Drexel duo developing drug to stop cancers' spread

Alessandro Fatatis (left), a cancer biologist, and Joseph M. Salvino, a medicinal chemist, won a coveted spot in the National Cancer Institute's Experimental Therapeutics Program.
Alessandro Fatatis (left), a cancer biologist, and Joseph M. Salvino, a medicinal chemist, won a coveted spot in the National Cancer Institute's Experimental Therapeutics Program. (JIM GREIPP)
Posted: August 18, 2014

Like many new relationships, this one developed over a cup of coffee. Except this one might lead to a new drug to inhibit the spread of cancer cells.

Joseph M. Salvino, a medicinal chemist, and Alessandro Fatatis, a cancer biologist, crossed paths in spring 2010 at a departmental meeting at the Drexel University College of Medicine.

Fatatis presented his recent discovery that breast and prostate cancer cells possess a receptor that allows them to infiltrate the bone, often the first site of metastasis for these cancers.

When the coffee came out, Salvino approached Fatatis, and the researchers discussed how the discovery could be turned into a treatment. Fatatis, who presented his research with a thick Italian accent, challenged the goatee-sporting Salvino to create a small molecule to block the crucial receptor. Two weeks later, the chemist showed up at Fatatis' office with a vial of powder.

Now, the duo have developed an improved version of their compound, which they hope will eventually prevent the cancers from spreading further once they have metastasized. And because it only blocks cancer cells from landing at their intended targets - it doesn't kill any cells, cancerous or not - the substance in theory is nontoxic.

"It wasn't just luck," said Fatatis, who worked with Salvino for two years to develop the compound, which worked in mice. They had probably a hundred meetings, brainstorming ways to improve its design. They named their most promising version JMS17-2 after Salvino. In May last year, they were awarded a U.S. patent for the cancer-fighting abilities of their approach.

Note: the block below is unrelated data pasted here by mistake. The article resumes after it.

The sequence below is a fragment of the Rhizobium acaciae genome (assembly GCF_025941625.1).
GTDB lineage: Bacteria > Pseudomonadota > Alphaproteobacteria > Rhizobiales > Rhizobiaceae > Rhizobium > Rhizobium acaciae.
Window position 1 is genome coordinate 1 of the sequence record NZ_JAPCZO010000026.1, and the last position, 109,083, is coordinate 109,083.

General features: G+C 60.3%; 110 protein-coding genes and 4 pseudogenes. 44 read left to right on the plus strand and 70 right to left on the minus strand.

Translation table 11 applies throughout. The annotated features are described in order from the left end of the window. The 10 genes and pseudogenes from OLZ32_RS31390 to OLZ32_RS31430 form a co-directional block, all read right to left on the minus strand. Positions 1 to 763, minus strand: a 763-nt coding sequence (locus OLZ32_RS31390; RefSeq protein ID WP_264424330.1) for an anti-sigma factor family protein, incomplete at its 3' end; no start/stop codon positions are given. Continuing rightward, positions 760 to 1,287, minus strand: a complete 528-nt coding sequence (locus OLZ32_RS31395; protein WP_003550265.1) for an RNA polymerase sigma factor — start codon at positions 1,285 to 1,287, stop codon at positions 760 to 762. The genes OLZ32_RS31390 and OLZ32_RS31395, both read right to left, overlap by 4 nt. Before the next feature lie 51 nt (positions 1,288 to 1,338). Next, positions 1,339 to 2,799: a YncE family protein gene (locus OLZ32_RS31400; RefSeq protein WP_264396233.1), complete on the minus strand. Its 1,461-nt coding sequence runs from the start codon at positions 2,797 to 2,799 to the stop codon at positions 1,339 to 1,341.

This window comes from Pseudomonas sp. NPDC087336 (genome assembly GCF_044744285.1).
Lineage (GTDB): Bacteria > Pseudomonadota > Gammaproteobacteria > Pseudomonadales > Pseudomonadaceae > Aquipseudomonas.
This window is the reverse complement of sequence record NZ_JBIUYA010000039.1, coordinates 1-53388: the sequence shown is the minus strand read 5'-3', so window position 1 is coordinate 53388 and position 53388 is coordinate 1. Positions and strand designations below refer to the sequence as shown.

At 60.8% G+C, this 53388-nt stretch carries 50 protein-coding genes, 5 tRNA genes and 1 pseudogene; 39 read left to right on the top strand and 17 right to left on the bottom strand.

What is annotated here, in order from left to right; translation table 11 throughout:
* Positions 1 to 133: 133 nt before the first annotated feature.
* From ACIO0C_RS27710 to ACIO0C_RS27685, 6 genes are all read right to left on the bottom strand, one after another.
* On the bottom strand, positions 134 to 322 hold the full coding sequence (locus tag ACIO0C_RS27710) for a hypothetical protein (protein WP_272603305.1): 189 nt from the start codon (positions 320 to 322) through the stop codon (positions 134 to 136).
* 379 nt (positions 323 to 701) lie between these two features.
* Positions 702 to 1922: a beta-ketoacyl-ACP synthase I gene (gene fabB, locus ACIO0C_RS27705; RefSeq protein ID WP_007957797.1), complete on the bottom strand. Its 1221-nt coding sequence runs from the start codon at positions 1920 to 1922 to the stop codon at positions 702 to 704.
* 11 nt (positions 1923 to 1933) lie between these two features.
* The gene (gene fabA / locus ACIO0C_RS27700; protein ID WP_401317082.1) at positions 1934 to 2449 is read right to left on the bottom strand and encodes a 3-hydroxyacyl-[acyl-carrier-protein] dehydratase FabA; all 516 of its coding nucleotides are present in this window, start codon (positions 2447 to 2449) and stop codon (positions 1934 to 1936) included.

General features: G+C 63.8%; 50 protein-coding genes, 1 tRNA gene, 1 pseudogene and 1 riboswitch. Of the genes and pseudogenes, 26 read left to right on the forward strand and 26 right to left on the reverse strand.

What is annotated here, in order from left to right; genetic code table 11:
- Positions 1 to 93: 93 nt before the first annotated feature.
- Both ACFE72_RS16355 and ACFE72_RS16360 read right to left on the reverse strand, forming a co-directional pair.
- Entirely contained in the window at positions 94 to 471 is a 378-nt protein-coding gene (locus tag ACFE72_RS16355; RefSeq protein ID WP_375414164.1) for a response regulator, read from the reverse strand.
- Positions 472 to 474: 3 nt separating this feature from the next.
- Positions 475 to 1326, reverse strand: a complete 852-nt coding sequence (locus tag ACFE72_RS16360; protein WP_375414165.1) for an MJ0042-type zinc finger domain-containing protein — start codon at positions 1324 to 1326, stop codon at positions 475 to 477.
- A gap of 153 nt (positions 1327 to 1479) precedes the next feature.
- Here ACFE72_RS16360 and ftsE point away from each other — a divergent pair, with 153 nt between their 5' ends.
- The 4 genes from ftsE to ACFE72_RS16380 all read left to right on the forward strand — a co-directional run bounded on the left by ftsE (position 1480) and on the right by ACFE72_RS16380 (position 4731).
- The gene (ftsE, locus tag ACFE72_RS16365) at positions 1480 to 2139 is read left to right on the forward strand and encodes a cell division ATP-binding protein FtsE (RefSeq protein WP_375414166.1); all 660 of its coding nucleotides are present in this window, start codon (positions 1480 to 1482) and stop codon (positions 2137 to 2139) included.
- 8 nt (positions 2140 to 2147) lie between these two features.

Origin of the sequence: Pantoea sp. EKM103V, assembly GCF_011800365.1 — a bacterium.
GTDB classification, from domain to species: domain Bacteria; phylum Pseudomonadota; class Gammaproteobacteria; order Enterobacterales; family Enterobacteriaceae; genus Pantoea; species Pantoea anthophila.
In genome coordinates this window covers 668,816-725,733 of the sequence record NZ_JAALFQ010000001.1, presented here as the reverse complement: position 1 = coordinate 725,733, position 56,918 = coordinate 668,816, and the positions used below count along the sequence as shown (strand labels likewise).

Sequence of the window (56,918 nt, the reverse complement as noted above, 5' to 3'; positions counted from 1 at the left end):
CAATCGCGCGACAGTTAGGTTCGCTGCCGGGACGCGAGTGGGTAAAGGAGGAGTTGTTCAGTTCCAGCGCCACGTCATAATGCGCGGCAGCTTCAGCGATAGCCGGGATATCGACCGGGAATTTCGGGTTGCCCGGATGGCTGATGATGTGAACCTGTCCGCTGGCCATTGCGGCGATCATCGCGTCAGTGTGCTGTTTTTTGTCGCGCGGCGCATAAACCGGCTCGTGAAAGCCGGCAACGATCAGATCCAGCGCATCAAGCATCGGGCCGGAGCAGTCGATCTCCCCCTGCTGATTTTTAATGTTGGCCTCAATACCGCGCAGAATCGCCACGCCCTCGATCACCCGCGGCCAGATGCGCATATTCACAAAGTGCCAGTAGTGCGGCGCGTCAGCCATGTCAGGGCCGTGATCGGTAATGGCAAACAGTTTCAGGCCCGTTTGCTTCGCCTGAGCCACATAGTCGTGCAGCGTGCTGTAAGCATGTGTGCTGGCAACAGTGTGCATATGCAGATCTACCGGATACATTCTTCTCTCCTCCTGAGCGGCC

Then in March, their bench-to-bedside collaboration won them a coveted spot in the National Cancer Institute's Experimental Therapeutics Program.

The program develops promising anticancer drugs. Rather than handing out grants, it provides access to the institute's vast resources and subcontracts drug-development work to institutions around the country.

If all goes well, clinical trials for women with advanced breast cancer could begin in three to five years.

The next step is to fine-tune this compound, making sure it isn't cleared from the body too rapidly and doesn't interact with other drugs.

When breast and prostate cancer cells leave their tumorous home, they circulate in the blood until they come upon a protein called fractalkine on the cells lining the bone marrow. (Fatatis' interest in this protein came from another Drexel collaborator, neuroscientist Olimpia Meucci, who is also his wife.)

Once the cancer cells find fractalkine, their receptors - known to exist on other types of cells but not breast and prostate cancer until Fatatis' discovery - bind tightly to the protein. Chemical signals then lure the cells into the bone, where they form new tumors.

The new compound works by latching onto the cancer cells' receptors, preventing them from binding to the bone-based fractalkine. Without a new home, the cancer cells wander around in the bloodstream and die within 48 hours, said Fatatis.

This potential drug prevents the "reseeding" of tumor cells, he said. At diagnosis, breast and prostate cancer cells may have already spread. The goal is to stop them from reaching other sites in the bone and spreading to organs such as the brain and liver, where they can kill.

The researchers hope their drug can be taken orally, alongside chemotherapy. This type of combination therapy can be especially useful after tumors are surgically removed, when the risk of metastasis is high, Fatatis said. Salvino envisions patients' staying on the drug for the long term after their other treatments end.

But even effective drugs can cause harm. It's far too early to say that the compound won't have adverse effects in the long run, said Charu Aggarwal, an assistant professor of medicine at the University of Pennsylvania. Aggarwal, who studies circulating tumor cells, thinks the Drexel work is "interesting and exciting," but has concerns.

The same receptor that appears on breast and prostate cancer cells is also present on white blood cells, which protect the body from infection and disease. Blocking those receptors could dampen an immune system already weakened by cancer.

Fatatis has not seen this side effect in animal studies, but the researchers will be looking for it in human trials. "Until we try," he said, "we won't know."


rachel.zamzow@gmail.com

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